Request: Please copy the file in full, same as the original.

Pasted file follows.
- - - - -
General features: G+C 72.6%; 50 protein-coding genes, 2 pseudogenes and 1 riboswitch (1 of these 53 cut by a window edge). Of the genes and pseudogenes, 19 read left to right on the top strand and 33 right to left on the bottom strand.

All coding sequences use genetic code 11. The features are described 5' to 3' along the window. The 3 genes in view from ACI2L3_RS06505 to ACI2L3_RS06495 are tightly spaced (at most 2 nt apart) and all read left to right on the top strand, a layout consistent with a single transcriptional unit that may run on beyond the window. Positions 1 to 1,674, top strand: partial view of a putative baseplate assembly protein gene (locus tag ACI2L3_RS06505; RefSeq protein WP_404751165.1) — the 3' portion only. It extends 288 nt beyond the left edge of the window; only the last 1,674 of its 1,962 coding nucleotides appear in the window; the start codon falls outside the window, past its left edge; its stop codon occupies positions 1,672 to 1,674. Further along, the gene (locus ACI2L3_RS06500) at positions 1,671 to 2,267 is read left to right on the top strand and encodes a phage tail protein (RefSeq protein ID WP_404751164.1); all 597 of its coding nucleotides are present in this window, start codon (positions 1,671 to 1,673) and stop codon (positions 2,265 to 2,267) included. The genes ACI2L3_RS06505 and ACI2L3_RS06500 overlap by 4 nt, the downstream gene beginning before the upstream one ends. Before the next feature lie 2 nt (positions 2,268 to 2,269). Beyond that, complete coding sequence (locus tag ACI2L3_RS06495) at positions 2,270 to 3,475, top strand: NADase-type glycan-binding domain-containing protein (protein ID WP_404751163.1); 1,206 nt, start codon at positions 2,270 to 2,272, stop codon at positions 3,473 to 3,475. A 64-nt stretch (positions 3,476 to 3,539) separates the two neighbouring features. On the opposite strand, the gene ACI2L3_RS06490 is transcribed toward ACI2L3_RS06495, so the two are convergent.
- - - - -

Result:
General features: G+C 72.6%; 50 protein-coding genes, 2 pseudogenes and 1 riboswitch (1 of these 53 cut by a window edge). Of the genes and pseudogenes, 19 read left to right on the top strand and 33 right to left on the bottom strand.

All coding sequences use genetic code 11. The features are described 5' to 3' along the window. The 3 genes in view from ACI2L3_RS06505 to ACI2L3_RS06495 are tightly spaced (at most 2 nt apart) and all read left to right on the top strand, a layout consistent with a single transcriptional unit that may run on beyond the window. Positions 1 to 1,674, top strand: partial view of a putative baseplate assembly protein gene (locus tag ACI2L3_RS06505; RefSeq protein WP_404751165.1) — the 3' portion only. It extends 288 nt beyond the left edge of the window; only the last 1,674 of its 1,962 coding nucleotides appear in the window; the start codon falls outside the window, past its left edge; its stop codon occupies positions 1,672 to 1,674. Further along, the gene (locus ACI2L3_RS06500) at positions 1,671 to 2,267 is read left to right on the top strand and encodes a phage tail protein (RefSeq protein ID WP_404751164.1); all 597 of its coding nucleotides are present in this window, start codon (positions 1,671 to 1,673) and stop codon (positions 2,265 to 2,267) included. The genes ACI2L3_RS06505 and ACI2L3_RS06500 overlap by 4 nt, the downstream gene beginning before the upstream one ends. Before the next feature lie 2 nt (positions 2,268 to 2,269). Beyond that, complete coding sequence (locus tag ACI2L3_RS06495) at positions 2,270 to 3,475, top strand: NADase-type glycan-binding domain-containing protein (protein ID WP_404751163.1); 1,206 nt, start codon at positions 2,270 to 2,272, stop codon at positions 3,473 to 3,475. A 64-nt stretch (positions 3,476 to 3,539) separates the two neighbouring features. On the opposite strand, the gene ACI2L3_RS06490 is transcribed toward ACI2L3_RS06495, so the two are convergent.